“No one else coming for the tramp? Marvellous tramp right over the hills. No, my dear lady, I can’t possibly arrange for you to have a permanent wave here. Quite impossible … I want some more people for the physical jerks. Nothing like physical jerks. . . . No, I hadn’t thought of getting up a whist drive. I really don’t see how it could be managed. . . . Any more for cricket ? Come on, people. We want seven more for a cricket team. . . . And anyone for badminton? Yes, my dear lady, the bedding has all been aired, I assure you. It may have been a midge, but it was certainly not a flea. . . . I’m sorry madam, that the moon kept you awake, but I’m afraid I can’t do anything about it.. . . No, I don’t see that we can have any sort of central heating put into the tents ….”
- Number: 17.1
- Published: 1935 (1934 in magazine form, not to be confused with the 1929 story, 11.7, of the same name) – originally titled William and the Lion
- Book: William the Detective
- Synopsis: William advertises a guest-house.
As someone who’s been involved in the running of summer camps for fussy people, I sympathise somewhat with the “little man in shorts with amazingly thin knees in charge of the operations” in today’s story.
While the Open Air Holiday Assocation sets up tents on a local field, William meets a little girl whose family is struggling to make ends meet in its empty guest-house. He offers to help her out, obviously having a passion for rescuing small businesses: see also William Advertises, 4.8.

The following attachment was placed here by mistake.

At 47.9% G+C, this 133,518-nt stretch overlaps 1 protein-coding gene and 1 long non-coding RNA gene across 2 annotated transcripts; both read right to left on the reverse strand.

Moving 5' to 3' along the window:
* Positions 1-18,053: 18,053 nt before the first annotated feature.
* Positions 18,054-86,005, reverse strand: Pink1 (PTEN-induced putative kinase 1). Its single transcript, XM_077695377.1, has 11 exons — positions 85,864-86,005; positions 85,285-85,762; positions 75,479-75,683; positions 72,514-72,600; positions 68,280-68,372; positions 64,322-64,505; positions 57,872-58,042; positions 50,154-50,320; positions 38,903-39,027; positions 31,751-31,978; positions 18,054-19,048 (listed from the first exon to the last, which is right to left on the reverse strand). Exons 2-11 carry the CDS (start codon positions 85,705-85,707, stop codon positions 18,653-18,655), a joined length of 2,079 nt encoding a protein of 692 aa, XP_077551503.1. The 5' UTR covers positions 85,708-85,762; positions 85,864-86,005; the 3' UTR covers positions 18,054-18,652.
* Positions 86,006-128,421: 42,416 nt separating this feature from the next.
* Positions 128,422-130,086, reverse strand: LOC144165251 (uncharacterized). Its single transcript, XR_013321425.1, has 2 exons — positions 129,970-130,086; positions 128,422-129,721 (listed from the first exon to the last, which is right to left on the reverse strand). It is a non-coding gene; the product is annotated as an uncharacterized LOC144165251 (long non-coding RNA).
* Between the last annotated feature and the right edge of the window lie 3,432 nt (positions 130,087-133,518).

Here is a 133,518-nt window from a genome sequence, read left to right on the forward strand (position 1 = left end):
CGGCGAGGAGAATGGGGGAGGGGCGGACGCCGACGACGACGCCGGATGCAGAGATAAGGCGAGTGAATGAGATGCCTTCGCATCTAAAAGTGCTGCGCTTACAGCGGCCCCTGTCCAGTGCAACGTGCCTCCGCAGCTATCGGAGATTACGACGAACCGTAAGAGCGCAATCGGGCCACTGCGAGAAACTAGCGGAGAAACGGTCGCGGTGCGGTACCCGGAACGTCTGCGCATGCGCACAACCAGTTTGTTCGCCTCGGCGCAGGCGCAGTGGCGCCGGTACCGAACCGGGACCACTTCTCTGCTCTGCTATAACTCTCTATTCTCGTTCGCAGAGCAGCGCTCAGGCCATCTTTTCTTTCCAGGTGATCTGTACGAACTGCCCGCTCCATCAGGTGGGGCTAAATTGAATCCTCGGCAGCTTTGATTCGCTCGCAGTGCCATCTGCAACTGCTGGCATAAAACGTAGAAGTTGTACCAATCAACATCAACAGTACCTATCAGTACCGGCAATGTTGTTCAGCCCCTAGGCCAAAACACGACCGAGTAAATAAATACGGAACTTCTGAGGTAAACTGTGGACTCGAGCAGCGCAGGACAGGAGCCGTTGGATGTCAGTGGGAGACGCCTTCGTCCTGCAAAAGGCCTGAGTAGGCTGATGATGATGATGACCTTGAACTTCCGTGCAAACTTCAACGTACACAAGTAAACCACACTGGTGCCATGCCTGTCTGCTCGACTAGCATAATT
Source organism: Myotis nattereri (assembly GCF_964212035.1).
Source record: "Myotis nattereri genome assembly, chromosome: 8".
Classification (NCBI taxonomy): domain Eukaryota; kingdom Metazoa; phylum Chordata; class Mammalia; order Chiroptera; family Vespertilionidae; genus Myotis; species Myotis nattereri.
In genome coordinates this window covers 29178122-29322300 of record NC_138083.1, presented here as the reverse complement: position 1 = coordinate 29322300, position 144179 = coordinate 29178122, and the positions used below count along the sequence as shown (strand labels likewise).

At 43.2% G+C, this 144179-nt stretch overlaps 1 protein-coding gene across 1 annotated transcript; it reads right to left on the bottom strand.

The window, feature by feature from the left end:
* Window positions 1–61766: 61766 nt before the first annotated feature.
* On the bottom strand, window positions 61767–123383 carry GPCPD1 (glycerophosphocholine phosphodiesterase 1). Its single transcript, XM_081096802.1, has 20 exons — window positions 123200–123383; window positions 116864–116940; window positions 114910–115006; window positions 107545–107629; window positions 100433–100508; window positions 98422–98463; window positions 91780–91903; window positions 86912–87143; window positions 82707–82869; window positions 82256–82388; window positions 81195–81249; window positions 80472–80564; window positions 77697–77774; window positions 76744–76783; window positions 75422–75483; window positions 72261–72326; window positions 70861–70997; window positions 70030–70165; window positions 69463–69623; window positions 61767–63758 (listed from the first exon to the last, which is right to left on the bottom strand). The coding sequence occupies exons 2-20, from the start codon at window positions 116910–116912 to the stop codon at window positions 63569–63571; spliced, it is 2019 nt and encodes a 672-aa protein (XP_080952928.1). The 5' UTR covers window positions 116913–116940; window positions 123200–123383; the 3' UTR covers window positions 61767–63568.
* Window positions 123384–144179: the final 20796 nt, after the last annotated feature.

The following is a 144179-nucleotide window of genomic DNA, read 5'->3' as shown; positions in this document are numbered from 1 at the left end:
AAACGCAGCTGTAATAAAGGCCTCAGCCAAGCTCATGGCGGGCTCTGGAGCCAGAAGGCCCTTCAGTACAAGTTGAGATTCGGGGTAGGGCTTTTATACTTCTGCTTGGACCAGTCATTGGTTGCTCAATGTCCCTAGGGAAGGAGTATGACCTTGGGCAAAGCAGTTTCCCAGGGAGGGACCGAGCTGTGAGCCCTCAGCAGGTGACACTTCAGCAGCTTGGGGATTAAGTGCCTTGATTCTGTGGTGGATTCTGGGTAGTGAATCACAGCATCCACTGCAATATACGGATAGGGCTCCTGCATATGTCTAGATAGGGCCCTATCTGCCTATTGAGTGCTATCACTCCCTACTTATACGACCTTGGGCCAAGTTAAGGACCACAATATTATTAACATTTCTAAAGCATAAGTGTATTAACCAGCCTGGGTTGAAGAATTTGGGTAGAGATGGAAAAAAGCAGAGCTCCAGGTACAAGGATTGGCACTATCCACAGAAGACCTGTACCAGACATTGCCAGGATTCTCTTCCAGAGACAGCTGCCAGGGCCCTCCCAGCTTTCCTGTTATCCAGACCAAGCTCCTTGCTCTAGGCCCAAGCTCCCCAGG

“You look a bit tired, mother,” William said.
“Do I, dear? ” said Mrs Brown, as soon as she had
recovered the power of speech.
“I think you’d do with a holiday, wouldn’t you?”
said William. “You needn’t go far. I know of a jolly nice place jus’ a bit down the road. It’s moderate comfort an’ spring boxes an’ all that sort of thing.”
His attempts to get villagers to stay in the guest-house (just up the road from their own homes) prove unsuccessful, but when he – deliberately but coincidentally – starts a rumour amongst the open-air campers that there is a lion loose in the neighbourhood, the Regina Guest House picks up quite a lot of extra business…
Not that William ever realises how much credit he deserves.